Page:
Activity Based Costing - 2

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ABC: too much activity and not enough costing?
by Brian Rutherford
03 Feb 2001

Diploma in Financial Management
Relevant to Paper D2| |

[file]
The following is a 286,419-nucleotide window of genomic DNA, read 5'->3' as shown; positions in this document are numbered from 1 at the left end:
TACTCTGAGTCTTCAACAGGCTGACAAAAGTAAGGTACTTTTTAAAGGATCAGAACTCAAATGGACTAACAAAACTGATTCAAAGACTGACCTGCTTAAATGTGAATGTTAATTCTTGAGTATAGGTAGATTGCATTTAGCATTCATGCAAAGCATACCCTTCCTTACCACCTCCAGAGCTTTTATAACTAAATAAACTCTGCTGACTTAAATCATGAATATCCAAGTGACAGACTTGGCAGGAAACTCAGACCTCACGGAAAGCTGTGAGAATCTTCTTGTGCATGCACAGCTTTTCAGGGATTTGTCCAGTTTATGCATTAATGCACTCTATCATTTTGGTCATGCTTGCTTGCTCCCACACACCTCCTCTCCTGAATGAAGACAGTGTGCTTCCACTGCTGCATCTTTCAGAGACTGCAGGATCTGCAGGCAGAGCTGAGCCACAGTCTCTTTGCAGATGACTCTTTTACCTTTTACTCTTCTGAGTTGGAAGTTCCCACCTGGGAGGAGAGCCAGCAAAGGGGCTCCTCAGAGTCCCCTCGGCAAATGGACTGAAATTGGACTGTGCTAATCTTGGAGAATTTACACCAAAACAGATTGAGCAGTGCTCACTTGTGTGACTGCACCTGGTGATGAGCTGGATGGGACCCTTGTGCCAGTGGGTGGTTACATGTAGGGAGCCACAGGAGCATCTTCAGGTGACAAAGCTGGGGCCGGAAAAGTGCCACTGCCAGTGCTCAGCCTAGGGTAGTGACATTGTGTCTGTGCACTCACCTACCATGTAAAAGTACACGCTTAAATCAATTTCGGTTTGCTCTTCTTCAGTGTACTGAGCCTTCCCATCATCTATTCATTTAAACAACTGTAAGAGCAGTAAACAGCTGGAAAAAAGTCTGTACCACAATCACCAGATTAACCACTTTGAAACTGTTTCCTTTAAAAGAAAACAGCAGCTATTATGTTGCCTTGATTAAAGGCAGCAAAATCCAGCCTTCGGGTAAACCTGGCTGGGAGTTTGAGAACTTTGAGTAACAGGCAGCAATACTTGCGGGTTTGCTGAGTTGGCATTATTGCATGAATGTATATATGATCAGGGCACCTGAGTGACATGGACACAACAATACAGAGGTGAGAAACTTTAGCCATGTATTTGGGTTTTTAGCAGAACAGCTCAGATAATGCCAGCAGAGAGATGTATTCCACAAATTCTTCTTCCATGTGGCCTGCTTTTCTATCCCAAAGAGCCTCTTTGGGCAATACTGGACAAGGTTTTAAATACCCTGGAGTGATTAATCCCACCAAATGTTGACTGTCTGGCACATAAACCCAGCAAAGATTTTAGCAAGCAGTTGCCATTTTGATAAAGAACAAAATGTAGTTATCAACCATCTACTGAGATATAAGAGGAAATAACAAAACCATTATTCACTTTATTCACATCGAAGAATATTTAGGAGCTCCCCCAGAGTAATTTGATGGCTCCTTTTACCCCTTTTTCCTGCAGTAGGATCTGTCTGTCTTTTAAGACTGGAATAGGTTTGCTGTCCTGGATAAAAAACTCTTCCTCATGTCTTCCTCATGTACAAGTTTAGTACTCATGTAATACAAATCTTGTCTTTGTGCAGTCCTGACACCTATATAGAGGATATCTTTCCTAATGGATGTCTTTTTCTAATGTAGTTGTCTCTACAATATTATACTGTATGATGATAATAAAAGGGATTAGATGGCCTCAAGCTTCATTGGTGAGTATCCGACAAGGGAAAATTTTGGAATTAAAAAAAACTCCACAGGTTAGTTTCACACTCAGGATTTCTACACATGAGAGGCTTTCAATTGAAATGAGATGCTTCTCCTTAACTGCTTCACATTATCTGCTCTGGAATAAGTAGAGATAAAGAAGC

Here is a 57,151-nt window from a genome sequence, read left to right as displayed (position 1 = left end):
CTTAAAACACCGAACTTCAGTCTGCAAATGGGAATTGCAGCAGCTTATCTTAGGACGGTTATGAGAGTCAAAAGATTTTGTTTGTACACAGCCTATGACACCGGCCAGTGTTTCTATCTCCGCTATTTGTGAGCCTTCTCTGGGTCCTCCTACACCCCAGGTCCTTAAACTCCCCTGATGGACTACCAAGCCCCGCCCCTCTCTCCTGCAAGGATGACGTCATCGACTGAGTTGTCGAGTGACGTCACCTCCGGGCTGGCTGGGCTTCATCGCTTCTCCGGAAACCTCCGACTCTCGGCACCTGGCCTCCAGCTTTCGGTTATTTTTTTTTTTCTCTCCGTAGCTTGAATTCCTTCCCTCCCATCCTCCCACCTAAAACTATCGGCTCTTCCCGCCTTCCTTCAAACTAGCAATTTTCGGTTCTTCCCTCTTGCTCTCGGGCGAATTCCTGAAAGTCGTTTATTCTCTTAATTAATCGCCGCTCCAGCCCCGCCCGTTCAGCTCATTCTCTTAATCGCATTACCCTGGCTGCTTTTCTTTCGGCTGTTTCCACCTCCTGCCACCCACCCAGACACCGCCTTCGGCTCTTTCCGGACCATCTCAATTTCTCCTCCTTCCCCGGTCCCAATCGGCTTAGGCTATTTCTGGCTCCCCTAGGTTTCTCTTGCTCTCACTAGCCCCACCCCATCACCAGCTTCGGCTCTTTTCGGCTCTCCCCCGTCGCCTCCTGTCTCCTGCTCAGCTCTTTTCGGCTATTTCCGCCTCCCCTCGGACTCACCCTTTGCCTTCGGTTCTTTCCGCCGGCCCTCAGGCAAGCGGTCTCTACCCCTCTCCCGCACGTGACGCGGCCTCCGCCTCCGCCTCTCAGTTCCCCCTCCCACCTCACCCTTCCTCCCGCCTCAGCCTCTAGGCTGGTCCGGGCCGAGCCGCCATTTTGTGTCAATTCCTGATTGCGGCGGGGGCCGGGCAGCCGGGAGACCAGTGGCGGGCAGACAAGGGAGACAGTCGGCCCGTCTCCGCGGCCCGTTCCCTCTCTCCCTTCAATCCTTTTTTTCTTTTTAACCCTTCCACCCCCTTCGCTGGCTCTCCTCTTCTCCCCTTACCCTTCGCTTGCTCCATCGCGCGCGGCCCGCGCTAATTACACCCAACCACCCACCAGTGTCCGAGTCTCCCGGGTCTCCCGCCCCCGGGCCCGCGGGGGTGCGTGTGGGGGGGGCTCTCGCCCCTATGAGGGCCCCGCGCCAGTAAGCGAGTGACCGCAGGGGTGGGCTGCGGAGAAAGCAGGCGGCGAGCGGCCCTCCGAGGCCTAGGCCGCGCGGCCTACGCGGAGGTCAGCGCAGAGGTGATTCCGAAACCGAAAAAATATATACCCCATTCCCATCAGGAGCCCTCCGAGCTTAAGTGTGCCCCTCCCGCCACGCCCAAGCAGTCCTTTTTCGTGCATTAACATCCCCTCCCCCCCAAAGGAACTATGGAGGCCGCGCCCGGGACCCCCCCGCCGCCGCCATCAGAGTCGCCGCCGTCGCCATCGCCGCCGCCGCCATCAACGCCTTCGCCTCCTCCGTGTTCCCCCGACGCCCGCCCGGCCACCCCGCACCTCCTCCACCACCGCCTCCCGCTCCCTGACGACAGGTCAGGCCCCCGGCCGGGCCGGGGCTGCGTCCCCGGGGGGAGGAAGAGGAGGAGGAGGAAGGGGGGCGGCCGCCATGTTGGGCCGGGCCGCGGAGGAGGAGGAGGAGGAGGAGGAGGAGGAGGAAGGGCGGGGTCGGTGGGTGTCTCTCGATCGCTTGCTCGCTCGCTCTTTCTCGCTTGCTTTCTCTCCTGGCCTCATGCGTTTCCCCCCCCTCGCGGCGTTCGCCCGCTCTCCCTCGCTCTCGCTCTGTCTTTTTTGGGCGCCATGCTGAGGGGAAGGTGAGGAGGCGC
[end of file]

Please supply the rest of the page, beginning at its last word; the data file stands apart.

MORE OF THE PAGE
Activity based costing (ABC) hit the world of financial management with a very large bang in the late 1980s. Within a few years 20% of the UK’s largest companies were using, or at least piloting, ABC systems. By the turn of the millennium, however, the proportion of adopters was no higher, while one third of those adopting the technique earlier had actually abandoned it. Only one third of those companies considering the use of ABC in 1994 had actually adopted the system by 2000. Why are practising financial managers proving so reluctant to embrace this revolution in one of their key disciplines, when it is so widely praised in the literature and so vigourously marketed by consultants? Are we looking at an example (our critics would say yet another example) of the traditional conservatism of our profession? Certainly that’s the view consultants would urge on our fellow-managers. A defender of the profession might first point out that ABC is far from guarenteed to work. Indeed, its claim to provide “accurate” costings - truly breathtaking to accountants brought up to believe in different costs for different purposes - are generally exaggerated because in many situations there will be costs (essentially those relating to non-separable resources) that ABC doesn’t handle much better than traditional costing. Appendix A (see over) illustrates the deficiencies of ABC. Nonetheless, the accusations against traditional (volume-based) costing on the back of which ABC was launched is valid. Where overheads are high and plants produce a range of items with significantly different volumes and complexity, volume-based systems over-cost high volume lines and send the wrong signals about pricing, product choices and resource allocation. But the uselessness of absorption costing for taking decisions in these areas has been understood for years and taught to generations of students - who have, indeed, been examined on the subject in grizzly detail. Are we to believe that once they qualified and hit the streets - or rather the multi-product plants - accountants forget all they have learned and respond like automata to the data emerging from traditional absorption costing systems? It seems more likely that strategic management accountants know that the output of absorption systems must be treated with caution - and look for additional evidence when important decisions have to be taken. There are, of course, well-documented tendencies for the bare numbers to drive decisions - especially where they are made by groups which include non-accountants, who may not appreciate just how complex are the measurement issues involved. Thus, Johnson and Kaplan’s high profile reinforcement of the need to identify relevant costs correctly was to be welcomed. But was the “invention” of a whole new and apparently revolutionary system equally welcome - or even necessary? The installation of ABC systems is inevitably a very complex and expensive business. To the direct costs of creating the new system must be added the risk involved in dismantling legacy systems and managing the transfer. Given that traditional systems work well in some situations and ABC doesn’t always give the right answer, managers are right to be cautious. What should worry our profession is that all the hype surrounding ABC may itself damage good financial management. Companies that feel they must make an “all or nothing” decision, to move to ABC or stay where they are, may miss opportunities to refine their current systems. If they do not make the move to ABC, they may spend a great deal of money for little more benefit than they could obtain from such refinements. Accountants themselves may lose confidence in the fundamentals of their discipline, feeling pressured to adopt the latest fad rather than calmly asking what steps...
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